This reset signal RST is provided as a control input to a divide-by-N counter 32 (where N=6 in the illustrated embodiment), which is synchronized with a high frequency internal clock signal (shown as HS PLL CLK). This divide-by-N counter 32 is shown as generating six candidate core clock signals, having equivalently spaced phases (shown as 0°, 60°, 120°, 180°, 240° and 300°), however, a divide-by-N counter capable of generating a greater number of phases may also be used in combination with a select signal having a greater number of bits (e.g., an N value equal to 8 would correspond to an 8-bit select signal that selects one of the following phases: 315, 270, 225, 180, 135, 90, 45 and 0).

As described more fully hereinbelow with respect to FIG. 5, one of the candidate core clock signals is selected as a core clock signal (CORE_CLK) within the finite state machine and control circuit 20, which operates as, among other things, a core clock alignment circuit. In particular, this core clock signal CORE_CLK is selected in response to the generation of a select signal (e.g., SELECT<5:0>), which is passed to a control input of a multiplexer 34 having a clock buffer 36 at an output thereof. As illustrated by FIG. 2, this core clock signal CORE_CLK is passed to the read clock terminals (RCLK) of the lane FIFOs. The clock signal line responsible for passing the core clock signal CORE_CLK may have a delay of t2 associated therewith.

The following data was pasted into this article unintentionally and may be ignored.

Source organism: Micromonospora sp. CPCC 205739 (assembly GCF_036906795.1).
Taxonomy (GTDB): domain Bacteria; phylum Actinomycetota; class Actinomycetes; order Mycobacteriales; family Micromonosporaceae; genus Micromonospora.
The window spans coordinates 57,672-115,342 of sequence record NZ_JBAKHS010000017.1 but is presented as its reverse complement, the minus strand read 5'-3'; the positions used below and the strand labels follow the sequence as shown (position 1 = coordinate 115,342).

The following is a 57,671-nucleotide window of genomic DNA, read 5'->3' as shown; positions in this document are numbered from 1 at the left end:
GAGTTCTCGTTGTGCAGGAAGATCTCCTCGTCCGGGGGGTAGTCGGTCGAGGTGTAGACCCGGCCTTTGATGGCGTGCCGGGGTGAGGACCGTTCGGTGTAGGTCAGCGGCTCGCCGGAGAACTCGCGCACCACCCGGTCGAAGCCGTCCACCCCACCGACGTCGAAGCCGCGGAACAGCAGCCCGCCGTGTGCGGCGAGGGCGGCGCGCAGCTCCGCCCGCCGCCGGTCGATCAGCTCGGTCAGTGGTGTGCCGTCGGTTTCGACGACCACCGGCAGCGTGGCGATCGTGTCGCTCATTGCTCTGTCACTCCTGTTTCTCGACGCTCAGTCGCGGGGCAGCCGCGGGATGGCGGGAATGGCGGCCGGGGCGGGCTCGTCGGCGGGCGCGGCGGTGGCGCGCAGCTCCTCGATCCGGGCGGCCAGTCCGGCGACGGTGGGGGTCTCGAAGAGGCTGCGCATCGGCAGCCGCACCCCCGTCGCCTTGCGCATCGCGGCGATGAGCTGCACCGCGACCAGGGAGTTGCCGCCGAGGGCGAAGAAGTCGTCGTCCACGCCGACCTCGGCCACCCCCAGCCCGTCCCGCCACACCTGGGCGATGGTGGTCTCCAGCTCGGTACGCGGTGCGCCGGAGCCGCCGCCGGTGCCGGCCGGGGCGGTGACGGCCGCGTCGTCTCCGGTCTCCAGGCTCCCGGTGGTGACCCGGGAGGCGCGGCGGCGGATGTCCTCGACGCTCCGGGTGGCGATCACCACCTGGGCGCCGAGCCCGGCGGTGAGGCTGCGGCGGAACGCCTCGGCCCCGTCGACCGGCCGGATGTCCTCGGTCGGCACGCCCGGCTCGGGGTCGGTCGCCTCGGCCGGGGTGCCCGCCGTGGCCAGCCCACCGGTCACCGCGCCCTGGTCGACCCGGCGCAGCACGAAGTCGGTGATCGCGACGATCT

Referring now specifically to FIG. 5, operations 50 to perform core clock alignment using clock phase learning operations include generating a plurality of serial data streams (e.g., test data streams) having different relative skews, Block 52. Examples of these serial data streams are illustrated as ID<9:0> and /ID<9:0> in FIG. 2. The SIPO data processor circuit 14 a performs operations to deserialize and recover clock signals from each of the plurality of serial data streams, Block 54. These deserialized data streams are passed to a corresponding plurality of lane FIFOs within respective lane processing circuits 16 a n, Block 56. During clock phase learning operations, which may occur during a start-up time interval within an AMB, training headers (including TS0 headers) are provided within the serial data streams and passed to corresponding comparators within the lane processing circuits 16 a n. In response to these TS0 headers, the comparators generate respective training state header detection signals HD<9:0> having leading edges (e.g., low-to-high edges of pulses) that are out of phase relative to each other in accordance with the out-of-phase relationship of the serial data streams. These comparators and the finite state machine (FSM)/control circuit 20 perform the operations of a core clock alignment circuit. As illustrated by FIG. 4, the reset signal RST switches from a normally low state to a high state in-sync with a leading edge of a header detection signal (HD) having an earliest low-to-high transition during the learning operations. Stated alternatively, this earliest low-to-high transition of a HD signal is generated in response to the earliest TS0 header received by the processing circuit 10 of FIG. 1 upon commencement of the learning operations. The low-to-high transition of the reset signal, which operates to reset the divide-by-N counter 32, represents a detection of a header detection signal HDn (0≦n≦9) received first from the lane FIFOs, Block 58. The logic gate 30 of FIG. 4 is also configured to switch the reset signal RST from a high state to a low state in-sync with a trailing edge of another header detection signal making the last high-to-low transition during the learning operations. This high-to-low transition of the reset signal RST, which enables resynchronization of the divide-by-N counter 32, represents a detection of a trailing edge of a header detection signal received last from the lane FIFOs, Block 60.